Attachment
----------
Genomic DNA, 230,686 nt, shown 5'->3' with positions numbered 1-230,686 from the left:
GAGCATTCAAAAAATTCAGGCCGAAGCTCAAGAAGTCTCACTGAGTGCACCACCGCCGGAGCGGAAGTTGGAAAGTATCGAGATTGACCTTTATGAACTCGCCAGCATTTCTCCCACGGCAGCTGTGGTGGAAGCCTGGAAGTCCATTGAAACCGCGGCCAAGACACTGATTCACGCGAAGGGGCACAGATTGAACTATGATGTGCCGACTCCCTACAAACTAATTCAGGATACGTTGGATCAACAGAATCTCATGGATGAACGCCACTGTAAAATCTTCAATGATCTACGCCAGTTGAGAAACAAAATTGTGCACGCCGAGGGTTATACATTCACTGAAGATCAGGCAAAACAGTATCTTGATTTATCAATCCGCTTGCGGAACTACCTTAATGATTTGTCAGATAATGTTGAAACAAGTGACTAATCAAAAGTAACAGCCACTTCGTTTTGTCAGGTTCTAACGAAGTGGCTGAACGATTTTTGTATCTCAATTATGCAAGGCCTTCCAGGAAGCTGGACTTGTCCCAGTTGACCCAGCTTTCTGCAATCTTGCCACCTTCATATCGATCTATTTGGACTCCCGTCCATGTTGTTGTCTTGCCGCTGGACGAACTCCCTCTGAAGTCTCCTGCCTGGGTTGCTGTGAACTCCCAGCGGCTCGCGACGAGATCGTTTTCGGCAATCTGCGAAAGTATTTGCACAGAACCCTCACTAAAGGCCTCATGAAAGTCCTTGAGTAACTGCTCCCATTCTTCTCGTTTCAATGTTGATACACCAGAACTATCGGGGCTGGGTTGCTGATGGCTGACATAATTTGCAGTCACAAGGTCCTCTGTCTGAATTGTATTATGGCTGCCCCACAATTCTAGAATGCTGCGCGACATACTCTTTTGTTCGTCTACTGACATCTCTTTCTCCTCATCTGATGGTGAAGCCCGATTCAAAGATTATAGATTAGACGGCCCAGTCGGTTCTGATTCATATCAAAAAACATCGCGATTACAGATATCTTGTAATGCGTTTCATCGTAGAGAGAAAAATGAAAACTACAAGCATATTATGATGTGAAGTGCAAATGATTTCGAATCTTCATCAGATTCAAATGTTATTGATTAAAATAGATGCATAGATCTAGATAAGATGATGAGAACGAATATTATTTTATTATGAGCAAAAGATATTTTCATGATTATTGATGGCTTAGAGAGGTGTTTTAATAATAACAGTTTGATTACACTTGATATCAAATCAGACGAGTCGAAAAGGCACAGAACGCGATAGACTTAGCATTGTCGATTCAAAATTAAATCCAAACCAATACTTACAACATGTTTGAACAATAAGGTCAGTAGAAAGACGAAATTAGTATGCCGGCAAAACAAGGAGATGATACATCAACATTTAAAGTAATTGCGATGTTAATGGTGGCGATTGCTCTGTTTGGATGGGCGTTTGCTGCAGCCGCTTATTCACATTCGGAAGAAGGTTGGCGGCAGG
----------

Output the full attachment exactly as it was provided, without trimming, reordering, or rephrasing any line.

Genomic DNA, 230,686 nt, shown 5'->3' with positions numbered 1-230,686 from the left:
GAGCATTCAAAAAATTCAGGCCGAAGCTCAAGAAGTCTCACTGAGTGCACCACCGCCGGAGCGGAAGTTGGAAAGTATCGAGATTGACCTTTATGAACTCGCCAGCATTTCTCCCACGGCAGCTGTGGTGGAAGCCTGGAAGTCCATTGAAACCGCGGCCAAGACACTGATTCACGCGAAGGGGCACAGATTGAACTATGATGTGCCGACTCCCTACAAACTAATTCAGGATACGTTGGATCAACAGAATCTCATGGATGAACGCCACTGTAAAATCTTCAATGATCTACGCCAGTTGAGAAACAAAATTGTGCACGCCGAGGGTTATACATTCACTGAAGATCAGGCAAAACAGTATCTTGATTTATCAATCCGCTTGCGGAACTACCTTAATGATTTGTCAGATAATGTTGAAACAAGTGACTAATCAAAAGTAACAGCCACTTCGTTTTGTCAGGTTCTAACGAAGTGGCTGAACGATTTTTGTATCTCAATTATGCAAGGCCTTCCAGGAAGCTGGACTTGTCCCAGTTGACCCAGCTTTCTGCAATCTTGCCACCTTCATATCGATCTATTTGGACTCCCGTCCATGTTGTTGTCTTGCCGCTGGACGAACTCCCTCTGAAGTCTCCTGCCTGGGTTGCTGTGAACTCCCAGCGGCTCGCGACGAGATCGTTTTCGGCAATCTGCGAAAGTATTTGCACAGAACCCTCACTAAAGGCCTCATGAAAGTCCTTGAGTAACTGCTCCCATTCTTCTCGTTTCAATGTTGATACACCAGAACTATCGGGGCTGGGTTGCTGATGGCTGACATAATTTGCAGTCACAAGGTCCTCTGTCTGAATTGTATTATGGCTGCCCCACAATTCTAGAATGCTGCGCGACATACTCTTTTGTTCGTCTACTGACATCTCTTTCTCCTCATCTGATGGTGAAGCCCGATTCAAAGATTATAGATTAGACGGCCCAGTCGGTTCTGATTCATATCAAAAAACATCGCGATTACAGATATCTTGTAATGCGTTTCATCGTAGAGAGAAAAATGAAAACTACAAGCATATTATGATGTGAAGTGCAAATGATTTCGAATCTTCATCAGATTCAAATGTTATTGATTAAAATAGATGCATAGATCTAGATAAGATGATGAGAACGAATATTATTTTATTATGAGCAAAAGATATTTTCATGATTATTGATGGCTTAGAGAGGTGTTTTAATAATAACAGTTTGATTACACTTGATATCAAATCAGACGAGTCGAAAAGGCACAGAACGCGATAGACTTAGCATTGTCGATTCAAAATTAAATCCAAACCAATACTTACAACATGTTTGAACAATAAGGTCAGTAGAAAGACGAAATTAGTATGCCGGCAAAACAAGGAGATGATACATCAACATTTAAAGTAATTGCGATGTTAATGGTGGCGATTGCTCTGTTTGGATGGGCGTTTGCTGCAGCCGCTTATTCACATTCGGAAGAAGGTTGGCGGCAGG